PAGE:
Russian President Vladimir Putin and his generals have fallen back on familiar strategies in their effort to stanch Ukraine’s counteroffensive. They’re making liberal use of cannon fodder, in the form of new conscripts swiftly sent to plug gaps at the front. And they are targeting civilians and civilian infrastructure in an attempt to break Ukrainian morale.
In the hopes of getting the West to lessen materiel support to Kyiv and press for a settlement, Moscow is using a combination of old and new tactics: bellicose nuclear rhetoric and hybrid attacks such as the recent mysterious sabotage of undersea cables and pipelines.
Another facet of Russia’s hybrid war against the West is its cynical use of migrants from Africa, Central Asia and the Middle East to destabilize Europe. For Russia, the weaponization of migrants is nothing new. A side benefit for Mr. Putin in his intervention to save Syrian ruler Bashar Assad is the ability to ratchet pressure up and down, pushing migrants outside the war-torn region toward European shores. The same can be said for Russia’s interest in North Africa and the Sahel.
For many European nations, particularly those with Mediterranean coastlines, a significant stream of new migrant arrivals has been a constant for many years. The resultant economic, humanitarian, security and social challenges have never been fully met. Russia sits as a gatekeeper of Europe’s southern approaches. The thought of Mr. Putin igniting new migrant flows surely keeps many European leaders up at night.
It is not only in the Mediterranean, however, that Russia’s weaponization of migrants is on display. Even countries like Finland and Norway have seen their share of illegal migrant crossings aided by Russia.
Russia’s hybrid warfare with human pawns also rages along the borders between the Russian proxy state of Belarus and Latvia, Lithuania and Poland. A year ago, when Russia-Belarus first opened this front, I wrote:
“For the past four months, Belarus has been … encouraging migrants from Afghanistan, Africa, and the Middle East to travel to Minsk … and then driving them, via buses and the butt of a rifle, to the border with neighboring Latvia, Lithuania, and Poland. There, Belarusian authorities beat the migrants, deny them necessities, and at times physically force them to try to breach the border illegally.”
Russia’s second invasion of Ukraine a few months later pushed this hybrid attack out of the headlines. But it has not gone away. In June, Poland completed a permanent steel border fence with Belarus. Touring the wall, Polish Prime Minister Mateusz Morawiecki remarked that “the first sign of the war in Ukraine was (Belarus President) Alexander Lukashenko’s attack on the Polish border with Belarus.”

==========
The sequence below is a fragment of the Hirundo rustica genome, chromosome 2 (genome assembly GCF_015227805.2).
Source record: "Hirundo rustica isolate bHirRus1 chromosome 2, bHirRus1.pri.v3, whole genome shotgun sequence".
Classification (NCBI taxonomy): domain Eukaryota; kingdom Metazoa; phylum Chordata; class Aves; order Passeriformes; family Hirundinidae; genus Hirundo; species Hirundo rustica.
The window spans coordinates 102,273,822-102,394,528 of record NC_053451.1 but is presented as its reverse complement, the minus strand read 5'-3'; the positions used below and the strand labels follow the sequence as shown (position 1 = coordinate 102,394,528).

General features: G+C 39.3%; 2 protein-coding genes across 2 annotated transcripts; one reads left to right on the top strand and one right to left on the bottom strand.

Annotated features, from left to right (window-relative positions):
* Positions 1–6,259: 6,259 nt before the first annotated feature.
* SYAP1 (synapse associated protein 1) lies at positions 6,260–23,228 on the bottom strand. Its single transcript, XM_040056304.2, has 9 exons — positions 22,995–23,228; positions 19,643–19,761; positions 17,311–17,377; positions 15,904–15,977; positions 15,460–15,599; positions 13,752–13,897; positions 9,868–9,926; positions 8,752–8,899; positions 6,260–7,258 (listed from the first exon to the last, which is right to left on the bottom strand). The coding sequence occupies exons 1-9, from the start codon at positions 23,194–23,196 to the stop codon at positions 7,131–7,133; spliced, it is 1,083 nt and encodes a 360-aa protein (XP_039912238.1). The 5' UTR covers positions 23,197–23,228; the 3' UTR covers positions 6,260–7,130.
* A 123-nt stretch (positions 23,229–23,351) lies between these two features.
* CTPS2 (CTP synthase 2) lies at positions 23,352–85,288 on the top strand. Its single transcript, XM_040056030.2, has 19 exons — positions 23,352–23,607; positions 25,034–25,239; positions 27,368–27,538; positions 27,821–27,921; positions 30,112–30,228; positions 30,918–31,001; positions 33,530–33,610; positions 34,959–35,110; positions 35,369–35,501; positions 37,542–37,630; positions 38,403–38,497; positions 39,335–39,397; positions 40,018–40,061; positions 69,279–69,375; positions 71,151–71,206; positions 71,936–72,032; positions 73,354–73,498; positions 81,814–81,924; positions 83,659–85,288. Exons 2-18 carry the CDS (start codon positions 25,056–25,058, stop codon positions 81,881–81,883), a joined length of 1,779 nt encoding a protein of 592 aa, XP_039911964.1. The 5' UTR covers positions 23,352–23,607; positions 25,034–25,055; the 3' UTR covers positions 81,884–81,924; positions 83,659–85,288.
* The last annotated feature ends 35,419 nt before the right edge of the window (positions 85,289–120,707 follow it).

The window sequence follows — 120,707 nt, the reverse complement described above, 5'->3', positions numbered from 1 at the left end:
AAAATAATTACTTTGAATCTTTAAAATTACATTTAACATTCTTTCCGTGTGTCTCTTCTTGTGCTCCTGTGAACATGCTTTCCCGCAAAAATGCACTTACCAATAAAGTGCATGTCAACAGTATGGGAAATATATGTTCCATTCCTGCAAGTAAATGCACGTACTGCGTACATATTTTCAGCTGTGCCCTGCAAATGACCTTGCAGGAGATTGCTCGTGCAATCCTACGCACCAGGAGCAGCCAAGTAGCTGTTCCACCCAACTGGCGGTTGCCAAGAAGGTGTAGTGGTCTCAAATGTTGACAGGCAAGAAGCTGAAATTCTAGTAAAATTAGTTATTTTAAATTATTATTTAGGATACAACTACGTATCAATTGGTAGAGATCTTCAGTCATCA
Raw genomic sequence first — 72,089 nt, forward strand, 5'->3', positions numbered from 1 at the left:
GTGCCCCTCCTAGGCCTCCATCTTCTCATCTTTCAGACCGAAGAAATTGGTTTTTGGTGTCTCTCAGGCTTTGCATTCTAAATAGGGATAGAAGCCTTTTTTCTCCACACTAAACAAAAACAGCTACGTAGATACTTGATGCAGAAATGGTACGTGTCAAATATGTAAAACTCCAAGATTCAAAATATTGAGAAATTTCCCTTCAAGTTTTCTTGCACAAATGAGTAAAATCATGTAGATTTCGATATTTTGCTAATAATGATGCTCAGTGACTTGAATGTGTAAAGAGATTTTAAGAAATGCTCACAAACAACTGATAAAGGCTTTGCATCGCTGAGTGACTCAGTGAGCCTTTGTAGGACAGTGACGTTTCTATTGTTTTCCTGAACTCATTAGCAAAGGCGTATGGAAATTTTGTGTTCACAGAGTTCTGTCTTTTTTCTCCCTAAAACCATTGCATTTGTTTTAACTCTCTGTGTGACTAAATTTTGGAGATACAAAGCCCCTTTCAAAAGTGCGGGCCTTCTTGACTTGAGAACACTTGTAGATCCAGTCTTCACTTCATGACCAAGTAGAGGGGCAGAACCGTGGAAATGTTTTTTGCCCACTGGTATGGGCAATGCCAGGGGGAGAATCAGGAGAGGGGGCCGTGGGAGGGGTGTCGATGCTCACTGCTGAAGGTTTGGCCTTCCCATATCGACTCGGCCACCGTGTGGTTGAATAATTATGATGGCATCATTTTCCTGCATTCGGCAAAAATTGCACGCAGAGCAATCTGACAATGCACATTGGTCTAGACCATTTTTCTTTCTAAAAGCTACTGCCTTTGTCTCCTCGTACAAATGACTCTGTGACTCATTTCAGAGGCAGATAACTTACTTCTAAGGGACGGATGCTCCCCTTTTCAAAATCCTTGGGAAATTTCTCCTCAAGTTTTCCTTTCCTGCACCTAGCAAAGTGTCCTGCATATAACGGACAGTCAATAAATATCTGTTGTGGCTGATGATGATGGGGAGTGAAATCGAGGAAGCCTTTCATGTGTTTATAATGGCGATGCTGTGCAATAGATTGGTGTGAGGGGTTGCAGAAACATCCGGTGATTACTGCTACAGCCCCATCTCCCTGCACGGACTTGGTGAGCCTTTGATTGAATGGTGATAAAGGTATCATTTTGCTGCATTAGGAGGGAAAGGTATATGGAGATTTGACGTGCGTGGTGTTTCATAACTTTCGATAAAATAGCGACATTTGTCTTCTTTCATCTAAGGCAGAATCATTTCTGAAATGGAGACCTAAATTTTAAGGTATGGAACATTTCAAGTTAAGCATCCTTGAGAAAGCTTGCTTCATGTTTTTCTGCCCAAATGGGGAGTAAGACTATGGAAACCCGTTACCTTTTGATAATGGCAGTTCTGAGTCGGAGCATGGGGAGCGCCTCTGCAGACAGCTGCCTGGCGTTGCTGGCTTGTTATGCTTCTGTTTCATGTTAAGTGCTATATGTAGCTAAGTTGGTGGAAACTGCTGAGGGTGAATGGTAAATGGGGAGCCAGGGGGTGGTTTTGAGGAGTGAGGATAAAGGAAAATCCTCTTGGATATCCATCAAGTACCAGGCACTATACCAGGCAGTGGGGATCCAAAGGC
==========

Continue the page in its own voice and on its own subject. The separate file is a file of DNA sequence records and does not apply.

In late August, Lithuania announced the completion of a border wall with Belarus (at least the parts of the border that aren’t a body of water).
Latvia’s construction of a border wall facing Belarus, while not completed, is underway. Latvia has a shorter border with Belarus than either Lithuania or Poland. In September, Riga reported that it was stopping 60 to 80 illegal migrant crossing attempts per week.
The completion of physical barriers does not mean that Mr. Lukashenko and Mr. Putin have decided to abandon this theater of hybrid warfare. Belarusian security forces continuously cut or damage sections of fencing before forcing more migrants across. The walls, though, have had a measurable impact. In August, Poland stated that it was seeing around 80 crossing attempts per day, down from 800 a day before the completion of the border wall.
While Poland’s border with Kaliningrad remains quiet for now, Russia’s recent announcement that it was launching flights from the Middle East and North Africa to Kaliningrad (hardly a top tourist destination) points to a likely Russian plan to open a new hybrid front against Poland. Polish authorities are therefore taking no chances. Warsaw has announced plans to build a 130-mile fence along the Poland-Kaliningrad border, and construction began this month.
Considering Russia’s barbarism in Ukraine, to say Mr. Putin has little regard for human life is clearly an understatement. Russia’s and Belarus’ continued use of human pawns as weapons to pressure and probe Europe is despicable. Unfortunately, it looks like it’s here to stay.
• Daniel Kochis is senior policy analyst for European affairs in The Heritage Foundation’s Thatcher Center for Freedom.
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